Tuesday, June 30, 2009

Eleventh Circuit Affirms Remand Based Upon Forum Selection Clause

In Emerald Grande, Inc. v. Clatus Junkin (08-14599), the Eleventh Circuit affirmed a district court's order remanding to state court based upon a forum selection clause.

In a footnote, the court noted: "The order of remand was not based on a lack of federal jurisdiction or defective removalprocedure; appellate review of a remand order enforcing a forum-selection clause is not barredby 28 U.S.C. § 1447(d). See Global Satellite Communication Co. v. Starmill U.K. Ltd., 378 F.3d1269, 1271 (11th Cir. 2004)."


The enforcability of a forum-selection clause in a diversity jurisdiction case is governed by federal law; see P&S Business Machines, Inc. v. Canon USA, Inc., 331 F.3d 804, 807 (11 Cir. 2003); and ordinary principles th of contract interpretation apply. See Global Satellite Communication Co. v. Starmill U.K. Ltd., 378 F.3d 1269, 1271 (11th Cir. 2004). A forum-selection clause may validly and effectively waive the right to remove. See id. at 1272. When a contract contains a valid forum selection clause -- here, neither party argues invalidity -- courts typically classify the clause as permissive or mandatory. See Florida Polk County v. Prison Health Services, Inc., 170 F.3d 1081, 1083 n.8 (11th Cir. 1999). “A permissive clause authorizes jurisdiction in a designated forum but does not prohibit litigation elsewhere. A mandatory clause, in contrast, dictates an exclusive forum for litigation under the contract.” Global Satellite, 378 F.3d at 1272 (internal quotation and citation omitted).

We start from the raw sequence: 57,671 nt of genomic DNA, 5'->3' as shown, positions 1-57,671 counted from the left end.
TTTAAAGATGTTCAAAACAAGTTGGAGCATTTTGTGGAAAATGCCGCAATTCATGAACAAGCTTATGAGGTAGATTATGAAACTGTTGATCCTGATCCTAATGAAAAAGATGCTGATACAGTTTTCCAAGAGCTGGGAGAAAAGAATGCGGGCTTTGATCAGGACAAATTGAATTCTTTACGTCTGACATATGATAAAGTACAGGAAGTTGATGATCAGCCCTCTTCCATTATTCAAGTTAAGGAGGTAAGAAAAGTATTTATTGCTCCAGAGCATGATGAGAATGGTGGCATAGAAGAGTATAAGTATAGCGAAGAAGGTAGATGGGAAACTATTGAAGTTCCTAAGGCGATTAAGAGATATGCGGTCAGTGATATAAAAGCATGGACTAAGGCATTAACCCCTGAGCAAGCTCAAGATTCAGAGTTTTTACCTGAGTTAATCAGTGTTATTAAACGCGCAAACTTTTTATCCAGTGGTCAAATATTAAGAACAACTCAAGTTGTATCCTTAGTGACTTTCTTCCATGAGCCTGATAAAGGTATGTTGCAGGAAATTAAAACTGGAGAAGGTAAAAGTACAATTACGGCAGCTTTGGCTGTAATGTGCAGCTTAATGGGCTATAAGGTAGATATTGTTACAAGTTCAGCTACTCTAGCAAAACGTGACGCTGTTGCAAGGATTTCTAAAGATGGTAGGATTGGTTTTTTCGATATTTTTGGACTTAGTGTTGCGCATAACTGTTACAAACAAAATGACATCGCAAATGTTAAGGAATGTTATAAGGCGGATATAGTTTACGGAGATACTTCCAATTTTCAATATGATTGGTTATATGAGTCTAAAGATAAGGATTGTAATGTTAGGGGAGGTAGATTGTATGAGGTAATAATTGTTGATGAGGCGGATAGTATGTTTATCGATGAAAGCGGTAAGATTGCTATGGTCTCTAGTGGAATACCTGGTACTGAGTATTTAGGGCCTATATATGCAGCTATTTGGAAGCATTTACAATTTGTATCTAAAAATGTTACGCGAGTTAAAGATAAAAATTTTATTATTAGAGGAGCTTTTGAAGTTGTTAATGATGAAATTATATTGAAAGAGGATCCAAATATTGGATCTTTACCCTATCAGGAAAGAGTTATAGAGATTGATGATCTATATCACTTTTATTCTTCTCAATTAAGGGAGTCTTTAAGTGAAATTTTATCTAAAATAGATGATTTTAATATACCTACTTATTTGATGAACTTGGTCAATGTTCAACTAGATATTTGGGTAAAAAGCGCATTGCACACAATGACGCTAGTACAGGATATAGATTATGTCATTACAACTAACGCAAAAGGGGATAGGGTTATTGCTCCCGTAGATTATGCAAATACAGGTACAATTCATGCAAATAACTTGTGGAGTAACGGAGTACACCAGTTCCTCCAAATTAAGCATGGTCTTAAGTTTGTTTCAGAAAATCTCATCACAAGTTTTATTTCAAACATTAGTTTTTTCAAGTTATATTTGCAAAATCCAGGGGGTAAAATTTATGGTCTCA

[The contract] mandates that the “Okaloosa Courts” “will be the venue for any dispute, proceeding, suit or legal action concerning the interpretation, construction, validity, enforcement, performance of, or related in any way to this Contract or any other agreement or instrumentexecuted in connection with this Contract.” And Article IX provides further that “each party waives any and all rights ... to object to jurisdiction or venue of the Okaloosa Courts.” In contrast, the language in Article VIII is permissive: it mandates no specific forum. Article VIII is a general consent to personal jurisdiction.


Junkin makes much of the absence of a clause equivalent to Article IX in the Furnishings Contract. Because the Furnishings Contract does have a forum selection clause that tracks Article VIII, and because Emerald was also seeking specific performance of that agreement, Junkin argues that removal must be proper for claims arising under the Furnishing Contract. But the Purchase Contracts and Furnishing Contract were executed together and should be read together. See Hopfenspirger v. West, 949 So.2d 1050, 1053 (Fla.Dist.Ct.App. 2006). And Article IX of the Condominium Contracts selects the Okaloosa Courts as the venue for disputes related to the Condominium Contracts or “any other agreement or instrument executed in connection” with the Condominium Contracts. Remand of all claims relating to the Condominium Contracts and the Furnishings Contract is due to be affirmed.


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